IETM Hull 2019 explored the reality of inclusion in today’s societies, in their artistic representations and in the process of creation. We examined issues around race, ethnicity, faith, disability, age, gender, sexuality, class and economic disadvantage and any social and institutional barriers that prevent people from participating in and enjoying the arts as an integral part of the societies they live in. We asked ourselves the question: is involving everyone something we want to deliver in theory but something we find hard to deliver in practice? We also debated the language used and whether terms like “inclusion” are more problematic than helpful. Since one size does not fit all, we asked our participants who do they choose to include? How do they deliver this practically in their work?
We started from the principle that, for the arts to survive and thrive, we need to have spaces and places to have positive discussions and debates about these issues. We need to have time to talk about our approaches to ensuring our work is for everyone. Alongside this we need to keep talking about how we make and keep international partnerships and collaborations going, especially when things are constantly changing politically. It is thus not an accident that IETM Hull began on the eve of the very day that the UK was supposed to leave the European Union; we aspired to express our solidarity to our UK-based colleagues and to overcome political barriers in these times of uncertainty.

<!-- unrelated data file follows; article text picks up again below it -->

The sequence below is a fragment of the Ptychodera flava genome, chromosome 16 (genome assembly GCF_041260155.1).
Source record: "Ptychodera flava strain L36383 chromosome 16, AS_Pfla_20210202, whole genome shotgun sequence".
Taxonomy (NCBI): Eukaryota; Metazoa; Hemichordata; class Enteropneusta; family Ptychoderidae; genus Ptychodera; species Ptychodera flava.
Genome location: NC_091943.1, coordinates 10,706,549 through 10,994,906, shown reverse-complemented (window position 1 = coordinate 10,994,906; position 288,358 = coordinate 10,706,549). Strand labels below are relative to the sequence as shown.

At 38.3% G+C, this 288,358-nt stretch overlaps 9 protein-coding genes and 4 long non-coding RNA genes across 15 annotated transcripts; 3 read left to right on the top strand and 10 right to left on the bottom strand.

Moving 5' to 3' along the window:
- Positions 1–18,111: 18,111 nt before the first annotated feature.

Absolutely Cultured, our cultural colleagues in this city and our partners, Arts Council England and the British Council, warmly welcomed us in the East Yorkshire city of Hull to both challenge and champion these issues. IETM Hull reflected the complex journey we are all on, with an exciting and innovative programme of talks, debates, performances, networking opportunities and more - all placed within Hull, a city with creative and progressive ambitions.
A set of artistic walks and dinners with local artists allowed us to get familiar with the local performing arts scene as well as to immerse ourselves in the inspiring streets of UK’s 2017 City of Culture. What’s more, the city offered us an uplifting programme of boundary-breaking and thought-provoking artistic performances destined to raise awareness on the fragile yet challenging theme of inclusion. The (net)working sessions also gave participants the chance to establish new meaningful partnerships and international professional connections aimed at advocating for more inclusive practices in the performing arts sector.
Image in banner: © Thomas Arran